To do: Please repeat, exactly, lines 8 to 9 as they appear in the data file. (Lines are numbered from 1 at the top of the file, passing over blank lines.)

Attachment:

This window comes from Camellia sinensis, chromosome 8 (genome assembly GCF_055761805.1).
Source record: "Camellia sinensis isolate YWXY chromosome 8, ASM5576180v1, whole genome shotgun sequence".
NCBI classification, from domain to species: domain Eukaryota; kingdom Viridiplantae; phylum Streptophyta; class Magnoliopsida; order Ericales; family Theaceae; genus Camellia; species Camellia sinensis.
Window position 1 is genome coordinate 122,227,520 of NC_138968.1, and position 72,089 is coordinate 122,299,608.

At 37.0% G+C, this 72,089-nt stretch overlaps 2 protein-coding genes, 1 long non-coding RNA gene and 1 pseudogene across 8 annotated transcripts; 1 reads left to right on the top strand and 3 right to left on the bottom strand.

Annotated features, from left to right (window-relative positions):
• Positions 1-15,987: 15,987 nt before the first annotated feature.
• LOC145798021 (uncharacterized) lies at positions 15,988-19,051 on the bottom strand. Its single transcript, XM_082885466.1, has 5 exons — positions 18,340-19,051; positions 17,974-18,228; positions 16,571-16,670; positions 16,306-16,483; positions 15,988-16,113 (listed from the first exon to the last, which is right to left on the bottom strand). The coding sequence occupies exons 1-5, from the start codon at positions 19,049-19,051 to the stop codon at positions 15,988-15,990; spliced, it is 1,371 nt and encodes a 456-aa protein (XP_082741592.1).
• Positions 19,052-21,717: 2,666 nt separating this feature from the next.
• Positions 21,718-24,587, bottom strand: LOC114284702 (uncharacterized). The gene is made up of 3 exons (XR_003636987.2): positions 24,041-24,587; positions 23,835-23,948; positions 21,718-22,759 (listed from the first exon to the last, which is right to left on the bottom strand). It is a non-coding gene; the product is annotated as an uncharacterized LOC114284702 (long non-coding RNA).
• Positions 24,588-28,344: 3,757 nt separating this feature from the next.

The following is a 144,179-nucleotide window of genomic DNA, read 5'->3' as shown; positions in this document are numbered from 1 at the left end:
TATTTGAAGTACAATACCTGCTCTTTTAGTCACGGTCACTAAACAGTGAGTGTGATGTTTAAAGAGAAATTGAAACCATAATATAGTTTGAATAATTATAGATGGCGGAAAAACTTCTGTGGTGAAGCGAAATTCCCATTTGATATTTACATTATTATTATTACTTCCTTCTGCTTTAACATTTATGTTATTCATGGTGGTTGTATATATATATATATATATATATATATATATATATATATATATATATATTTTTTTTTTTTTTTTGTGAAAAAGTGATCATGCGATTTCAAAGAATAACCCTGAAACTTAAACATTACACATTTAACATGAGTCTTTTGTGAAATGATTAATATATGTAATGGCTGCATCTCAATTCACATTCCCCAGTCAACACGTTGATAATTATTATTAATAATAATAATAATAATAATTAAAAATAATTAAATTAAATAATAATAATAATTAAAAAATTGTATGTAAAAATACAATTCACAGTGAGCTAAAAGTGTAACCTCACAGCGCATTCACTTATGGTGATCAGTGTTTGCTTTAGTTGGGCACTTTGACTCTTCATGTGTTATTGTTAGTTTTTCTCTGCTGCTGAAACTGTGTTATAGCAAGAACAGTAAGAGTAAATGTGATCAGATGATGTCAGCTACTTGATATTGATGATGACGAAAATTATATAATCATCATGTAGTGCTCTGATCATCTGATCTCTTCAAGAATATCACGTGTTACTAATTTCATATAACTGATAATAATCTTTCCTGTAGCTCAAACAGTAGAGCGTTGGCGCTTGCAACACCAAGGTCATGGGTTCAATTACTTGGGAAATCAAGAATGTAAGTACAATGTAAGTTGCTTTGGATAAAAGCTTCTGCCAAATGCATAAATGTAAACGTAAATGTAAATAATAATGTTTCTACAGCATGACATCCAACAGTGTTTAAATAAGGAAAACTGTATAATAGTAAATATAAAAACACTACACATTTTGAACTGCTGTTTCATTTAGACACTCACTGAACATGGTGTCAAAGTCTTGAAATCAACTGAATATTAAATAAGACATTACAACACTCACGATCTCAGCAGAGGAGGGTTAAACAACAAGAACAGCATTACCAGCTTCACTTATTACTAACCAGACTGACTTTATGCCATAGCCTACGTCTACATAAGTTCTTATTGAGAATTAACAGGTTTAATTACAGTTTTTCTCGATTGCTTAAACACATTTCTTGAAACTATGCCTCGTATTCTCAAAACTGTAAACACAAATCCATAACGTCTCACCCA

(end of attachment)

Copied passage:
• LOC145798021 (uncharacterized) lies at positions 15,988-19,051 on the bottom strand. Its single transcript, XM_082885466.1, has 5 exons — positions 18,340-19,051; positions 17,974-18,228; positions 16,571-16,670; positions 16,306-16,483; positions 15,988-16,113 (listed from the first exon to the last, which is right to left on the bottom strand). The coding sequence occupies exons 1-5, from the start codon at positions 19,049-19,051 to the stop codon at positions 15,988-15,990; spliced, it is 1,371 nt and encodes a 456-aa protein (XP_082741592.1).
• Positions 19,052-21,717: 2,666 nt separating this feature from the next.